Joint Announcement by the United States of America and Australia on Bilateral Cooperation in the Civil Use of GPS and Civil Space Activities

Officials from the Governments of the United States of America and Australia met in Washington, D.C., on October 26-27, 2010, to review progress under and build future activities on the Joint Delegation Statement on Cooperation in the Civil Use of GPS and Space-Based Positioning Navigation and Timing (PNT) Systems and Applications signed on April 19, 2007, at Canberra, Australia.

The first day's discussion covered the broad and growing use of the U.S. Global Positioning system (GPS) and its augmentations in the air transport field, the installation of ground monitoring stations that will improve performance of current and emerging Global Navigation Satellite Systems (GNSS) and applications for GPS including national spatial reference systems, weather forecasting, climate observation, space weather, and important economic uses of GPS time. The second day's discussion focused on U.S. and Australian space policy developments, long term sustainability of space activities and bilateral space science cooperation.

The United States and Australia have a long history of civil space-related cooperation. We are looking to strengthen collaboration by pursuing work on a long term strategic approach setting out a core framework that will provide the backbone and direction for our future civil space collaborative efforts.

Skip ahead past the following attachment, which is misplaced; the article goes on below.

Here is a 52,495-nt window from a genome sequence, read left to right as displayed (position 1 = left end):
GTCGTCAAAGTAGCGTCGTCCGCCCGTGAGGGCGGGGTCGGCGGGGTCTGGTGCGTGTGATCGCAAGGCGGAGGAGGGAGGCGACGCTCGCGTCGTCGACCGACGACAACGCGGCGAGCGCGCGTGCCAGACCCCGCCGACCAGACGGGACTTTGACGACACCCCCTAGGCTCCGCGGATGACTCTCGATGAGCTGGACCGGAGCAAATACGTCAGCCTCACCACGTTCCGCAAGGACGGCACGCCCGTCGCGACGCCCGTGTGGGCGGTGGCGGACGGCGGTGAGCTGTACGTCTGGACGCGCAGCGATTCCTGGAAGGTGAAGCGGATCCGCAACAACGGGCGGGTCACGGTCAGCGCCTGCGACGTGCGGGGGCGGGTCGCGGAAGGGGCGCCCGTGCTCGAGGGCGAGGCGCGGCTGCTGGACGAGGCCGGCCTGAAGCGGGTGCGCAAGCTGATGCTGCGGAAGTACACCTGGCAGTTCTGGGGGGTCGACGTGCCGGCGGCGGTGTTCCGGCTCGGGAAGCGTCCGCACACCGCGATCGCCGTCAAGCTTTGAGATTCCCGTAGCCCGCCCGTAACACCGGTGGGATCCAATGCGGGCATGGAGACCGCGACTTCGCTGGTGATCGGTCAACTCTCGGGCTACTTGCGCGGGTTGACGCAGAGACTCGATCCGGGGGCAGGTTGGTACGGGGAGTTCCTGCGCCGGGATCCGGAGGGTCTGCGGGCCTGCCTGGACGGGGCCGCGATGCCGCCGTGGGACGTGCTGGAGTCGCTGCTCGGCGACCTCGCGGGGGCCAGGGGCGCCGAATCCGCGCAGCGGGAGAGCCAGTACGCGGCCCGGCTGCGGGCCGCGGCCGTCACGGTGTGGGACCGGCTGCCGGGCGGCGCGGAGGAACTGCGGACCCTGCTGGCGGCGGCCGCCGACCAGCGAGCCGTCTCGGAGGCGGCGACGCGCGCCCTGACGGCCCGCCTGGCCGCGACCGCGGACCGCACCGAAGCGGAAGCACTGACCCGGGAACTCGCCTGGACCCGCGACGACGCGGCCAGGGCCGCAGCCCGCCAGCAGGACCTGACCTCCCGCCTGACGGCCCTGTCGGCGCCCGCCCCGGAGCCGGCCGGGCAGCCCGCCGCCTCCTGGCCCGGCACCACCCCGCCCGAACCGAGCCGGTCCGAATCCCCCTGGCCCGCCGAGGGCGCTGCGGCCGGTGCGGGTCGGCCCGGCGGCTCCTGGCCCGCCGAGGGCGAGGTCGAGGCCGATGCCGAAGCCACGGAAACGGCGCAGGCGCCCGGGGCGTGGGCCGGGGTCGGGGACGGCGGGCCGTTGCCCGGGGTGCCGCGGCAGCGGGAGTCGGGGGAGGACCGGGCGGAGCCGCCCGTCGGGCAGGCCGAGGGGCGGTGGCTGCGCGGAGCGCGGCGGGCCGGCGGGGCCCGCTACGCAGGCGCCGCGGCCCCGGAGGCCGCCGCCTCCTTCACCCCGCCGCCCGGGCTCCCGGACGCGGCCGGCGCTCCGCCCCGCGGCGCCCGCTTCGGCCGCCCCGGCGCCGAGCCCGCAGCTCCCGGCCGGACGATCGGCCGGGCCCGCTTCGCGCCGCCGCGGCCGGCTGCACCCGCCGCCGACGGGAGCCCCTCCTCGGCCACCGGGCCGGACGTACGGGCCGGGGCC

The framework will encourage mutual benefits to both countries by promoting skills and knowledge development and transfer, the sharing of resources and information, capabilities development, and will encourage the peaceful use of and safe and responsible operations in space. This cooperative framework will identify mechanisms to support monitoring and managing the space environment, including reducing the threat of satellite collisions and space debris. It will ensure resilient access to those space systems on which we now rely, and on those important to our future national security, economic, environmental and social well-being. It will explore opportunities for fair and open global trade and commerce for commercial space systems, ground-based capabilities, and related activities.

The framework will encompass collaboration on important space applications such as satellite-based land and sea remote sensing, climate change research and meteorology, and space-based PNT, as well as opportunities for early discussions on new systems and future civil space-related missions under development.

Relevant agencies from the U.S. and Australia will consult periodically to pursue the goals of the proposed core framework on cooperation. A review of civil space related cooperative activities between the two countries will be conducted annually.

Michael Green
Australian Head of Delegation

Kenneth Hodgkins
U.S. Head of Delegation

October 27, 2010

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